The Duchess of Muanenguba————————Samira Edi
You may have missed it, the merciless brutalization of a Hollywood actress by Africans, or did you not? Well, in the fell clutch of circumstance, something else seismic and peculiarly putrid also happened. In a week when unspeakable barbarity broke into the “vagaries” of our complacency, shattering its vacant nothingness into a red hot midst of apocalyptic concerns, the matter raised here may seem just a tad mild in dimension.
But even as black lives around the world come to the execrable conclusion that their skin colour could very well be an invitation to their death—even when innocent babies are un-spared the indiscriminate wrath of the terrorist’s fury—even as law-enforcement come under the same scourge of vengeful predation in the spirit of shared experiences with "criminals"——this case poignantly evokes the same emotional awe, deserving of its own place as any one of those “celebrated” atrocities.
In every sinew and crevice, it resonates like any other hard-hitting tale told about Africa—and African victimhood. This time however, the carnage was inflicted by Africans as the full force of their savagery was unleashed on a white woman. You may have heard it in the news, but for those who didn’t, here's a recap.
Aid Workers, Expats, and Western Volunteers do incredible good for poor, remote African countries. These people bring incalculable hope to a people whose only luxury may sometimes be their dreams—often deferred— and aspirations; usually robbed— as they wallow in muddy ditches—their destinies swapped with an existential despair. Theirs is a dystopian inheritance; a bequest from the brutal reality of internecine warfare that never seem to cease on the continent. Power-hungry brutes turn pristine lives destitutes and bucolic hamlets into rivers of blood, as they pillage the villages and rape the residents.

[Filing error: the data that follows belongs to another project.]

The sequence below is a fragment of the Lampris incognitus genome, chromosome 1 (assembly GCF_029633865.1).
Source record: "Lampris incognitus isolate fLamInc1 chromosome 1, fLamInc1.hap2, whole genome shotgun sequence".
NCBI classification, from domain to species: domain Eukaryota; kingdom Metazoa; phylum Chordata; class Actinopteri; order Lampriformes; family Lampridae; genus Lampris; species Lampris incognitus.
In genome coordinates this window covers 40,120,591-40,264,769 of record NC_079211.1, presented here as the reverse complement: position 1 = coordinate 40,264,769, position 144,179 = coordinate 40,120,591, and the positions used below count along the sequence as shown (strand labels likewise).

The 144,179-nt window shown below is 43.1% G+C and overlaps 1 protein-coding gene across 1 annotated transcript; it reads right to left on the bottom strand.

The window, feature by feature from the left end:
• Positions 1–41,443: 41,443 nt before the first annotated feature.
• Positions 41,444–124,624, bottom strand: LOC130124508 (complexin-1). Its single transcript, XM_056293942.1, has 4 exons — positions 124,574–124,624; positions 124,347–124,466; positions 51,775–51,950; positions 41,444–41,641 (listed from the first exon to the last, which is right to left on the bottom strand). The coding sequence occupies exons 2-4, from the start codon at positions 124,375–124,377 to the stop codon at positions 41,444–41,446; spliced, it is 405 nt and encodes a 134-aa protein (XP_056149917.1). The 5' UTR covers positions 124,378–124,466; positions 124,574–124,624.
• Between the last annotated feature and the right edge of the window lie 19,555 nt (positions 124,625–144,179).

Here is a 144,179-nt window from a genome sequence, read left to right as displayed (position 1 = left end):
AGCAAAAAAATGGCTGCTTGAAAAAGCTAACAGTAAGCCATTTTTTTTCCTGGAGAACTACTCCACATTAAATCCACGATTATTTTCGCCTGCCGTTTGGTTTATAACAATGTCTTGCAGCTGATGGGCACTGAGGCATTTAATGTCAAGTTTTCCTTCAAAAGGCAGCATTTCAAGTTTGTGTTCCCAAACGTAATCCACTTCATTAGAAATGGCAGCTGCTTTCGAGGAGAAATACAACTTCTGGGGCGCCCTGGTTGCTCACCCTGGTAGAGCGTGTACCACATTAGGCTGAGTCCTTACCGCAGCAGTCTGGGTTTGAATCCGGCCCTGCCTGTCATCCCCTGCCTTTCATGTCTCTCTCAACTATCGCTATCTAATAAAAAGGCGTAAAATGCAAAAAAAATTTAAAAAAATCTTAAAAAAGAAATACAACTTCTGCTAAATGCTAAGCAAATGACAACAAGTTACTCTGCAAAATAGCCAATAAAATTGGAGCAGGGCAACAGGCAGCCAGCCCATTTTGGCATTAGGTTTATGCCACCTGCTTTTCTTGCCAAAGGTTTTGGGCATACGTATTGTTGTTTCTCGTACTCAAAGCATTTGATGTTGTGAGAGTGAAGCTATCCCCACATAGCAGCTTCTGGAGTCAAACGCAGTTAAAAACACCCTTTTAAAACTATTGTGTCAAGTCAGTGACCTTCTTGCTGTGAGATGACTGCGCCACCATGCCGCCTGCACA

At such a time, succour may carve a precarious path, delivered in the shape of the “Great White Saviour,”—a white volunteer, who makes the perilous journey, to carry the Might of Western Civilization into the dark side. The dark side is made up of some of the poorest communities in the world’s most remote and dystopian “slaughterhouses” akin to medieval times.
Occasionally, however, some of these Angels of Western generosity do come with a baggage, and they make an unfortunate faux pas.
Thus was the case here. When a selfless British Aid Volunteer; 18 year old Louise Linton abandoned the comforts and prestige of her privileged life in Edinburgh, she travelled for miles into the thick jungle in darkest Africa. Her presence graced the remote village of Nsumbu in Zambia. Her experiences followed a familiar trajectory. She had taken a gap year to teach the English language under the idyllic settings of a Mukusi tree, and bringing just a little splash of light and Western civilization to those poor, AIDS and HIV orphans, who were at the time also labouring under the hellish cosh of a bloody civil war. It was 1999.